Am I learning, or am I in airplane mode?
Reading Time: 2 minutes After semesters of completely online learning, the opportunities and shortcomings of hybrid education have become more visible than ever as students return to the classroom in non-traditional settings. These innovations will require change from everybody.
Online classes have been enjoyable in certain ways, such as being able to join a 7 a.m. class from the comfort of a bed or staying in sleepwear until the late afternoon. Offering versatility and accessibility (as they can be taken from different locations), online classes were a powerful tool when, due to a pandemic, students could not meet in the classroom.
However, the online delivery of education raised concerns about whether students were truly learning and retaining information. According to Anna Klawitter, a contributor for Meratas, “Recent polling from College Reaction, New York in April, showed that 77% of more than 800 college students surveyed said they felt distance learning through the internet is worse or much worse than in-person classes.”
During the pandemic, many disciplined students who woke up on time, exercised, and placed themselves in class-like environments managed to succeed in their academics. However, this could not be said of all students, especially those who struggled with the distractions of outdated or slow technology while trying to engage in online classes.
Now, with the pandemic in the past and students attending face-to-face school again, the emersion of hybrid classes has presented a unique set of opportunities and challenges.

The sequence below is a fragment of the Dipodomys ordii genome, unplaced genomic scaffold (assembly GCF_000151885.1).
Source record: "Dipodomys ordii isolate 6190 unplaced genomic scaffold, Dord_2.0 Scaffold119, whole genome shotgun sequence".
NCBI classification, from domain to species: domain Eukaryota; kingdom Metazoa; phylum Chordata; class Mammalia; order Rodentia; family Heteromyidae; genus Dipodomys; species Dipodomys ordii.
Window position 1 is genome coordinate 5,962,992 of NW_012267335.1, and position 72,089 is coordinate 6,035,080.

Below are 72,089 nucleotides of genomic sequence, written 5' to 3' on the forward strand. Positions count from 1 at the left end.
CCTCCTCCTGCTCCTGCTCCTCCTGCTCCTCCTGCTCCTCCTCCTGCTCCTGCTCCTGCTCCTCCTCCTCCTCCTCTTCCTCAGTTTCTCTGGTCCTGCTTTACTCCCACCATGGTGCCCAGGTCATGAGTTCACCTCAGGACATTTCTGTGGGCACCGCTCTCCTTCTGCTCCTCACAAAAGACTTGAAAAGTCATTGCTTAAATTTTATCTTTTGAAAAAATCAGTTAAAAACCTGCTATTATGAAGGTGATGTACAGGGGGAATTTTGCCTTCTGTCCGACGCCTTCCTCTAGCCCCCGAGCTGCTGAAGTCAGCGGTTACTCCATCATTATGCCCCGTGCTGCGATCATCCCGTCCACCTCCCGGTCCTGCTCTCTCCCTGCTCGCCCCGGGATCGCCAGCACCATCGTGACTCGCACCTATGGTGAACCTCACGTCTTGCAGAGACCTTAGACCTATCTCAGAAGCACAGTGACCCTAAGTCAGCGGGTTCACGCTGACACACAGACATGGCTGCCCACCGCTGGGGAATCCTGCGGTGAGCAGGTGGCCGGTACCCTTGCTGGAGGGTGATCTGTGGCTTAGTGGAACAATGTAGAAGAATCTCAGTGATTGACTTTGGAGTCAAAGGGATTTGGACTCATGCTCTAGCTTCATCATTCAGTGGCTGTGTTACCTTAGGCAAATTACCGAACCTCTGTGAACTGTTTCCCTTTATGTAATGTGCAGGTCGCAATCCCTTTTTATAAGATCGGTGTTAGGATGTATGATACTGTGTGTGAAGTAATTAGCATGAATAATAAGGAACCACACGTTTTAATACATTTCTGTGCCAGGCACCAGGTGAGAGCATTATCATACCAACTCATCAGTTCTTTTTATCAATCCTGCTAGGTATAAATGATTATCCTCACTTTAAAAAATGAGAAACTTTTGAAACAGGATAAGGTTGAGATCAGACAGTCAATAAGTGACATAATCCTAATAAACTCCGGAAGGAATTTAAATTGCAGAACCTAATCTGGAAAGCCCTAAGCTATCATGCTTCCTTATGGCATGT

Cassandra Vazquez, a UVU student studying English and literature, highlighted some of the benefits of hybrid classes. She said, “Hybrid classes can be tailored to meet the individual needs of students. For example, online coursework can provide additional resources, such as videos and interactive exercises, that students can use to supplement their in-person learning.”
Additionally, Alejandro Gonzalez, another UVU student studying computer science, explained, “Hybrid classes are often more accessible to students who may have difficulty attending in-person classes due to work or family obligations, transportation issues, or health concerns.”
Unfortunately, hybrid classes also present challenges for modern students. According to Northern Virginia Community College, hybrid classes are more difficult for students who struggle with procrastination, online temptations, passive learning, misunderstandings, forgetfulness, poor reading skills, social loneliness and poor keyboarding skills. A combination of some or many of these factors may make hybrid classes “much more time consuming and difficult” for some students.
Many people have been surprised by the quick implementation of hybrid classes. Students and teachers alike have needed to adapt to accommodate the unprecedented combination of online learning and classroom interactions. Furthermore, although some students have excelled with the new medium, many others may be struggling. For now, however, one thing is certain: the implementation of hybrid classes represents a departure from traditional educational methods and requires widespread change.